Obituaries

Diane Leather, first woman to run mile under 5 minutes, dies at 85

Former British athletes Sir Roger Bannister, center left, and Diane Charles, center right, pose with school children during the launch of the Westminster Mile run, to celebrate the 60th anniversary of Bannister's record of being the first man to run a sub-four minute mile and Diane Leather's (now Diane Charles) record of being the first woman to run a sub-five minute mile in May 1954, at Paddington Recreation Ground in London, Wednesday, Feb. 26, 2014. The Westminster Mile run is to be held in May 2014 through the streets of London. (AP Photo/Sang Tan)
SANG TAN/ASSOCIATED PRESS/FILE 2014
Roger Bannister and Diane Leather posed with schoolchildren to celebrate the 60th anniversary of Bannister’s record sub-four-minute mile in 2014.

NEW YORK — Diane Leather, who was the first woman recorded to have run a mile in under five minutes but whose feat — like women’s distance running in general at the time — was not recognized by the track-and-field establishment, died Sept. 6 in Truro, Cornwall, England. She was 85.

The cause was a stroke, her son Matthew Charles said.

Ms. Leather was working as a chemist at Birmingham University in 1952 when she saw a television broadcast of the women’s 100-meter and 200-meter track events at the Helsinki Olympics.

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“I thought I’d love to do that,” she told The Great Barr Observer, a newspaper in Birmingham, England, in 2014.

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She joined a local running group called the Birchfield Harriers, whose coach, admiring her speed, encouraged her to try longer distances. Soon, the goal of breaking five minutes became “something of a Holy Grail for her,” her husband, Peter Charles, said in a written account of her career.

Ms. Leather wasn’t the only one with that goal: The race for a woman to break the five-minute mile was fierce, despite the lack of official recognition.

In September 1953, Anne Oliver of Britain finished in 5:08.0, a record. Later that month, Ms. Leather beat that time with 5:02.6. Two months later it was Edith Treybal, from Romania, with 5:00.3. On May 26, 1954, Ms. Leather surpassed that mark by a hair, finishing at 5:00.2.

Three days later, on May 29, 1954, in a meet at Alexander Stadium in Birmingham, Ms. Leather was ready to make another attempt. With the starter’s gun echoing across the track, she jetted ahead of the pack.

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“I was really on my own,” she recalled later. “There were no pacemakers or anything.”

With a final surge, she broke the tape at 4:59.6.

“Oh, good,” she said matter-of-factly when told what her time was. “At last.”

The New York Times hailed her achievement, describing her as a 5-foot-10 “good-looking laboratory analyst.”

“A five-minute mile in women’s track and field has been looked upon as the sport’s greatest goal,” the Times wrote.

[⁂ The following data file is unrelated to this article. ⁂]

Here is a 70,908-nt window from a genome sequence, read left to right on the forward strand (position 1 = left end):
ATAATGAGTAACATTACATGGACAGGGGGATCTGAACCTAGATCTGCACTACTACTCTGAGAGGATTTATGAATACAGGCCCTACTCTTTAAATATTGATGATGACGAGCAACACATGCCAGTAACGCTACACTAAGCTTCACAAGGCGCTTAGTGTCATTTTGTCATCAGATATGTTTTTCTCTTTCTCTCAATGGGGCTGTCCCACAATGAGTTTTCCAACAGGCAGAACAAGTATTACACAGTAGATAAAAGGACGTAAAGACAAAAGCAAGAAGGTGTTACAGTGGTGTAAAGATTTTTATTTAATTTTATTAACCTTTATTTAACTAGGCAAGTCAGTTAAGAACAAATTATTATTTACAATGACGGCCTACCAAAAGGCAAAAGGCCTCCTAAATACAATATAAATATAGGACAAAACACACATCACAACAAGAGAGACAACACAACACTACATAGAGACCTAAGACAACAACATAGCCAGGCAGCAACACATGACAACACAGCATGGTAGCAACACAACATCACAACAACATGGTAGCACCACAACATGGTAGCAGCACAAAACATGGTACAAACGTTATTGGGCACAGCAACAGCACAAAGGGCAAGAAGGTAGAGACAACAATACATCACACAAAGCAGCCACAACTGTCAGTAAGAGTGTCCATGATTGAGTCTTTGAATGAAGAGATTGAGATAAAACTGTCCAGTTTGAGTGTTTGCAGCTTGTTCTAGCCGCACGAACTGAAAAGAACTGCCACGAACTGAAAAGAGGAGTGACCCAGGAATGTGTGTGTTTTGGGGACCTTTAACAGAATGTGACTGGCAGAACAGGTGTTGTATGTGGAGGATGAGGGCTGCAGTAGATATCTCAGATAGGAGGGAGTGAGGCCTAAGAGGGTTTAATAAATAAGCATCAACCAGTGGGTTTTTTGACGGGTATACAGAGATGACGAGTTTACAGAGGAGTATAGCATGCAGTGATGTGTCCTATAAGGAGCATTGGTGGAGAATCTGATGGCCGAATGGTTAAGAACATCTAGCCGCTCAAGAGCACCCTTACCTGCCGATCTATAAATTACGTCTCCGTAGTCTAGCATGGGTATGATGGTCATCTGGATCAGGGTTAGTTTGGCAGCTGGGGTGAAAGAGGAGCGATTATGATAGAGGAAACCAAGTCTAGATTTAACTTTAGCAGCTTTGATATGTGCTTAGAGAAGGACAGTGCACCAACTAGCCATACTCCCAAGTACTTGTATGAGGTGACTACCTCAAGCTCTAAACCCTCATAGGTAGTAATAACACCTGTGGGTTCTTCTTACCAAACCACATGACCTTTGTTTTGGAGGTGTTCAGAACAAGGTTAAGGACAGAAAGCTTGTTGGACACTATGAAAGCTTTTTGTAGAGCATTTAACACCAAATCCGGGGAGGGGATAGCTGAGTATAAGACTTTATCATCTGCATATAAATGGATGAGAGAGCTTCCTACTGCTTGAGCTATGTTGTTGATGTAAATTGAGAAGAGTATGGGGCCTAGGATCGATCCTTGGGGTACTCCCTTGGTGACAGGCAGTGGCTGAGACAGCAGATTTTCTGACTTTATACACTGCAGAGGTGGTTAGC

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She set her record 23 days after another Briton, Roger Bannister, broke the four-minute mile for men. But unlike Bannister, who died in March, Ms. Leather would not find a place in the world record books.

At the time, the sport’s governing body, the International Amateur Athletics Federation, did not keep track of women’s distances greater than 800 meters.

That policy originated with an incident at the Amsterdam Olympics in 1928, when a women’s 800-meter event was included in the Games for the first time. Six women collapsed on crossing the finish line, setting off an outcry.

The distance, the Times said, was “too great a call on feminine strength.” The London Daily Mail quoted doctors as saying that such “feats of endurance” would cause women to “become old too soon.”

The women’s 800-meter Olympic event was discontinued and not reinstated until 1960, in Rome. Until then the longest race in which women could compete was 200 meters.

In 1955, Ms. Leather twice improved her own time, finishing in 4:50.8 in May and in 4:45.0 in September. She held the unofficial record for seven years.

She also broke world records for women in the 800-meters and 880-yard relay events. And she twice won silver medals in the 800-meter event at the European championships.

Diane Susan Leather was born on Jan. 7, 1933, in Streetly, Staffordshire, England, to James Bertrand Leather, a surgeon, and Mabel Winifred (Barringer) Leather. She had five brothers.

She married Charles in 1959. At the 1960 Rome Olympics, she ran in a preliminary heat in the 800 but did not advance. She retired from competitive running that year, at 27, and had her first child in 1961.

She later earned a college degree in social work and was employed for many years at Cruse Bereavement Care, a nonprofit agency in Cornwall.

Her husband died in 2017. In addition to her son Matthew, Ms. Leather leaves two other sons, Hamish and Rufus; a daughter, Lindsey; three brothers; and 13 grandchildren.

It wasn’t until 1967 that the IAAF recognized the women’s mile as a competitive event. The record went to Anne Rosemary Smith, who finished that June in 4:37.0. The women’s current mile record is 4:12.56, set by Svetlana Masterkova of Russia in 1996.

Ms. Leather was inducted into the England Athletics Hall of Fame in 2013. In 2014, a trophy presented to the female winner of the annual Westminster Mile race was named in her honor.

When asked if she had ever resented not being officially recognized as a world record-holder for the mile, she told The Birmingham Post and Mail in 2004, “There is no way.”

“It was something I accepted,” she said.